I've been looking for some strange 90's cartoons, and after Toxic Crusaders, this seems right up my alley.

Re: 1093: "Forget"

Posted: Fri Aug 10, 2012 9:32 am UTC
by AvatarIII
Quicksilver wrote:
AvatarIII wrote:
Ideas sleep furiously. wrote:I will never forget Hammertime.


i blame the fact there was an MC Hammer animated series.
CHALLENGE ACCEPTED

I've been looking for some strange 90's cartoons, and after Toxic Crusaders, this seems right up my alley.


Toxic Crusaders was awesome, another one for you could be ProStars starring Michael Jordan, Bo Jackson, and Wayne Gretzky

Re: 1093: "Forget"

Posted: Fri Aug 10, 2012 10:29 am UTC
by peewee_RotA
AvatarIII wrote:
Quicksilver wrote:
AvatarIII wrote:
Ideas sleep furiously. wrote:I will never forget Hammertime.


i blame the fact there was an MC Hammer animated series.
CHALLENGE ACCEPTED

I've been looking for some strange 90's cartoons, and after Toxic Crusaders, this seems right up my alley.


Toxic Crusaders was awesome, another one for you could be ProStars starring Michael Jordan, Bo Jackson, and Wayne Gretzky


For obscure 90's cartoons, nothing beats the Mighty Ducks in space. So stupid it almost made me want to launch actual ducks into space in protest.

Re: 1093: "Forget"

Posted: Fri Aug 10, 2012 10:57 am UTC
by hideki
(alt text)

Speak for yourself Randall, I plan on living forever!

Re: 1093: "Forget"

Posted: Fri Aug 10, 2012 11:20 am UTC
by Xavios
I reject that Forgot About Dre will be forgotten then, as given the rate of it's production, Detox would have come out just a few years earlier and sparked the great West Coast Hip Hop revival of the 2030s.

Re: 1093: "Forget"

Posted: Fri Aug 10, 2012 11:39 am UTC
by Kennebrek
I never felt a pang for Pluto until now.

in the days of the comet

Posted: Fri Aug 10, 2012 11:49 am UTC
by Kennebrek
A couple of years ago, an intelligent, well-educated ten-year-old boy needed my help to operate a rotary-dial telephone. We're past that point.

I'm already trying to figure out how I'll explain to children in the future what life was like before the internet.

Re: 1093: "Forget"

Posted: Fri Aug 10, 2012 12:14 pm UTC
by thevicente
is "Baby got back" that song about big butts? srsly it's 20 years ? I first heard it in 2007 or 8.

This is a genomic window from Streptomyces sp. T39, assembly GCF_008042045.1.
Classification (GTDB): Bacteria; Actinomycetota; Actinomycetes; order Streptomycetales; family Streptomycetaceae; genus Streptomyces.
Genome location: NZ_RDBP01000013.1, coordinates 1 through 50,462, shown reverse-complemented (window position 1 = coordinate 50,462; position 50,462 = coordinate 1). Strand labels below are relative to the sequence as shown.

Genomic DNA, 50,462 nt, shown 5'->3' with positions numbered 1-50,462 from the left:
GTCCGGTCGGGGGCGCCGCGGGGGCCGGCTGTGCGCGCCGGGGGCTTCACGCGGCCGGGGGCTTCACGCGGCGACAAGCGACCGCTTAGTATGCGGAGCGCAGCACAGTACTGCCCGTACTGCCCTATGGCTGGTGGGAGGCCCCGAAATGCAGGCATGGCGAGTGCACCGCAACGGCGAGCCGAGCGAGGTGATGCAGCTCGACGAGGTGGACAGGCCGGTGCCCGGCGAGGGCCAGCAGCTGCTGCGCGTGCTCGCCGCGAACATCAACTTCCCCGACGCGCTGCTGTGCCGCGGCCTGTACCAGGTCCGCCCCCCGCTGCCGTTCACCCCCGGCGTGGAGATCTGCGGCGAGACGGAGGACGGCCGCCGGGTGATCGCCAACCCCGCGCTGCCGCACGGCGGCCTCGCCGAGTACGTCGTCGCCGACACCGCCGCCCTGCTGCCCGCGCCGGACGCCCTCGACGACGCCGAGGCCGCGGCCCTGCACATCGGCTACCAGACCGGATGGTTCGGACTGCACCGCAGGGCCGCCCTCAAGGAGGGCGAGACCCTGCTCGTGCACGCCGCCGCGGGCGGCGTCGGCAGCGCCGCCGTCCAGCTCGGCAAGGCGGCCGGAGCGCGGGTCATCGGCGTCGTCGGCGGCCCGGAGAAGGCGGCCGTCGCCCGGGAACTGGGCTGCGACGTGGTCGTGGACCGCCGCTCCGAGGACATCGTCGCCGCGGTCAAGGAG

Re: 1093: "Forget"

Posted: Fri Aug 10, 2012 12:43 pm UTC
by cellocgw
BAReFOOt wrote:
da Doctah wrote:(Illustration: how many people who have served in the military have forgotten why Jane Fonda is considered evil?)


Did she dare to oppose organized professional mass-murder, or what? :P


How many of you saw Barbarella when it was first released? Still gives me shivers (both the good and bad kind)

Re: 1093: "Forget"

Posted: Fri Aug 10, 2012 12:46 pm UTC
by cellocgw
First pedantic post: Did Randall use linear, flat, or some other extrapolation to determine the median age for each future year? Considering the existing counterclaims about population explosion and population collapse, there's a lot of ways to go.
And if "Postmortal" (Drew Magary) comes to pass, stuff is going to get remembered for rather a long while.

Re: 1093: "Forget"

Posted: Fri Aug 10, 2012 12:47 pm UTC
by KarenRei
Jorpho wrote:
"Baby Got Back" turned 20 this year. My favorite nostalgia show is VH1's "I Love The Inexorable March of Time Toward the Grave That Awaits Us All."



For those of you mystified by Eyjafjallajökull, I direct you to http://www.youtube.com/watch?v=9jq-sMZtSww . But this would be the first I can recall hearing of Forget About Dre.

Acht, so close! Well, one edit.


To help out further with your Icelandic placename pronunciation: Long words are usually just compounds of simple words. Eyjafjallajökull is a combination of:
* Eyja: Island. Pronounced "EY-yah"
* Fjall(a): Mountain. Pronounced "FYAH-tlah". That "ll" is a lateral plosive tongue-click that sounds like the "tl" in "battle".
* Jökull: Glacier. "YUH-kih-tl". The "ö" in "jökull" is sort of halfway between "eh" an "uh", said with rounded lips. The "u" in "jökull" is sort of halfway between "ih" and "uh", said with rounded lips. The "ll" is same as above.

All three of these are obviously very common components in Icelandic place names, given our geography ;)